Happy accident and the ever elusive and persnickety Indigo...

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Well-Known Member
Jul 11, 2015
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I think I found a way to use the indigo and get a successful true blue!

I was setting up my water for my batchlets, one of which would be colored with indigo, so it needed separate lye water. The plan was to use the indigo infusion I'd made weeks ago that was boiled and simmered down to be more concentrated. I was just gonna add a pinch more of the indigo powder to it, to help boost the color, since it worked on my butterfly swirl attempt, but the color was too pale and thin.

But I got distracted by a phone call and when I came back, I grabbed plain water instead, added the lye, and only after I started stirring did it occur to me what I had done. So I said screw it and tossed a healthy half teaspoon of indigo powder into the container with the half dissolved lye crystals and stirred it up.

Right away the indigo did it's weird smell thing and turned deep dark green. I was worried I'd messed up the lye solution because I realized too late that now I would have no way of telling if all my lye had been dissolved. But kept on stirring, figuring if need be, I could clean the drain and start over LOL.

Much to my surprise, not only did the lye dissolve, so did the indigo. I mean it nearly liquefied, breaking down immediately to such a fine substance that it was impossible to see it without really looking for it. Even while I was stirring, I couldn't feel any grit on the bottom of the container. So I let it sit and cool and grabbed an old nylon knee high, figuring I was gonna need to strain the lye solution into the oils.

When I went to pour it, however, there was virtually no sediment at all. Just a rich denim blue solution. It was already turning blue in the batter by the time I got the batchlet to emulsion. So I poured a small portion of it into a teeny container to cure separately. If it stays true to color, I'm engraving the method in stone on a tablet on my wall over my dining room table (where I soap) so I can remember to use it again.

I've got my fingers and toes crossed that it stays true and that the final soap doesn't bleed blue or stain. :)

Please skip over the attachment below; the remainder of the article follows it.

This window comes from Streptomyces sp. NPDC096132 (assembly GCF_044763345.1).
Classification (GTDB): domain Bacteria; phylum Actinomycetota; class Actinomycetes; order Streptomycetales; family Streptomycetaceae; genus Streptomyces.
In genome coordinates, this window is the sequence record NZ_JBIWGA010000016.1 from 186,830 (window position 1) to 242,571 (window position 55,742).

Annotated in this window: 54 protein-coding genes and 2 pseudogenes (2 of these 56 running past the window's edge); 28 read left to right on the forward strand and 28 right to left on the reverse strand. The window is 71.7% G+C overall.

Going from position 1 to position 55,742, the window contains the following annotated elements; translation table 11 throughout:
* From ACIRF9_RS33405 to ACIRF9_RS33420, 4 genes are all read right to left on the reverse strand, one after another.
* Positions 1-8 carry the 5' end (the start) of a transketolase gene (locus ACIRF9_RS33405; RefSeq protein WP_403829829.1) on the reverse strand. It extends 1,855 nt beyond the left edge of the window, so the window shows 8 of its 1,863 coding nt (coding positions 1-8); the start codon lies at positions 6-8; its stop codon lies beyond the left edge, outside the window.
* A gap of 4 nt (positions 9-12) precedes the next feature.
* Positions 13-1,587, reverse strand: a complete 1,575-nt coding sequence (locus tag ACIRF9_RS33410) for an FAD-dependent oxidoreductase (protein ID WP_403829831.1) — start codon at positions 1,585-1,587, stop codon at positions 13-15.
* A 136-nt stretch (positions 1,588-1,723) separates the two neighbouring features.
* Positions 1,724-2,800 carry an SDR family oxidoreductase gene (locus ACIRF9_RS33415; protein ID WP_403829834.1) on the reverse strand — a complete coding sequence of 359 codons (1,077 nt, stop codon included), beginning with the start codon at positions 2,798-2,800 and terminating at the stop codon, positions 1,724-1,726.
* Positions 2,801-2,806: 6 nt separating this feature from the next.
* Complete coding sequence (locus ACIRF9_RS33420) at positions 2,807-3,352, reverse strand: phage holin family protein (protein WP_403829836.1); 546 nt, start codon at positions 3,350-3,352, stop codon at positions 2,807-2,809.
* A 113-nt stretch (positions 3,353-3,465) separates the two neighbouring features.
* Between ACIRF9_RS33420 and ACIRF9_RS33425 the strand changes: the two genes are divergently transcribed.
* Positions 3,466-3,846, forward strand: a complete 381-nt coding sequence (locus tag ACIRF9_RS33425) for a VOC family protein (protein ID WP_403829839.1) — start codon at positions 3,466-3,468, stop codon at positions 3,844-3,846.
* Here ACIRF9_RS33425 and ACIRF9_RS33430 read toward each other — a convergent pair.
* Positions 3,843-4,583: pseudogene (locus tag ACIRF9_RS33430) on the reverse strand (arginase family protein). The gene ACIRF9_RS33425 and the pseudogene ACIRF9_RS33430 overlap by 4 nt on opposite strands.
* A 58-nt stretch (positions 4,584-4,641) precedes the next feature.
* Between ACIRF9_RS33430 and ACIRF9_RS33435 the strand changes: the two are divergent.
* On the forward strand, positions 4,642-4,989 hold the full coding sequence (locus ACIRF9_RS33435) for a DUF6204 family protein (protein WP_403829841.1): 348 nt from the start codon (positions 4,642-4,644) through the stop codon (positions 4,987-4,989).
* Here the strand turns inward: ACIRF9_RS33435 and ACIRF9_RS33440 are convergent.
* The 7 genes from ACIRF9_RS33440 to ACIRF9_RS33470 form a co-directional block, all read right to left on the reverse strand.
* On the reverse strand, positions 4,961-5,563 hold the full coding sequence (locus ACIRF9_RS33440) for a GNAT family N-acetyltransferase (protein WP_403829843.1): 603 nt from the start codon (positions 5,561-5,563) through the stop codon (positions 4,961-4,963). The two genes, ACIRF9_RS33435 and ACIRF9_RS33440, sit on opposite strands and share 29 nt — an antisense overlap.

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I haven't done it myself, but have read many times that dissolving indigo in the lye water is the way to go. Must try it soon. Good luck with yours. Looking forward to photos
I haven't done it myself, but have read many times that dissolving indigo in the lye water is the way to go. Must try it soon. Good luck with yours. Looking forward to photos

TY, I knew I hadn't come up with anything new, but am still jazzed I found a method that worked. I've read a few instructions but I either misunderstood or I've been doing it wrong up til now, because I was dissolving the indigo in water to soak for a while before using that indigo water for the lye solution. Never got any real color out of it, just a pale tinting. Only method that worked before this attempt was simmering the indigo in water for a while to heat it up and letting it simmer long enough to evaporate some of the water and concentrate it. That method did yield me better color but it was still very light, not any real depth.
I finally got around to popping my little indigo tester out of the mold and cutting it. I have to say, this is a pretty true denim blue. Very happy with the results. Now to see if I can duplicate it reliably in the future LOL

Here's the pic. I think the little dots are indigo blooms where tiny pieces of the indigo in the batter swelled up and created little splotches. Will have to perfect this, but it's promising :)

Without a doubt a perfect denim blue. Is that the shade you wanted? You mentioned a half teaspoon...how big was your batch?
DG - TY, I am very happy with it :)

rparmy - I was shooting for something a little lighter, but I'm very ok with just having achieved a true blue LOL. As to the size, it was a batchlet, so it was 3.04z of water and 1.12z of lye, which was added to 8z of oils. I didn't use a measuring spoon, but it was about a half teaspoon.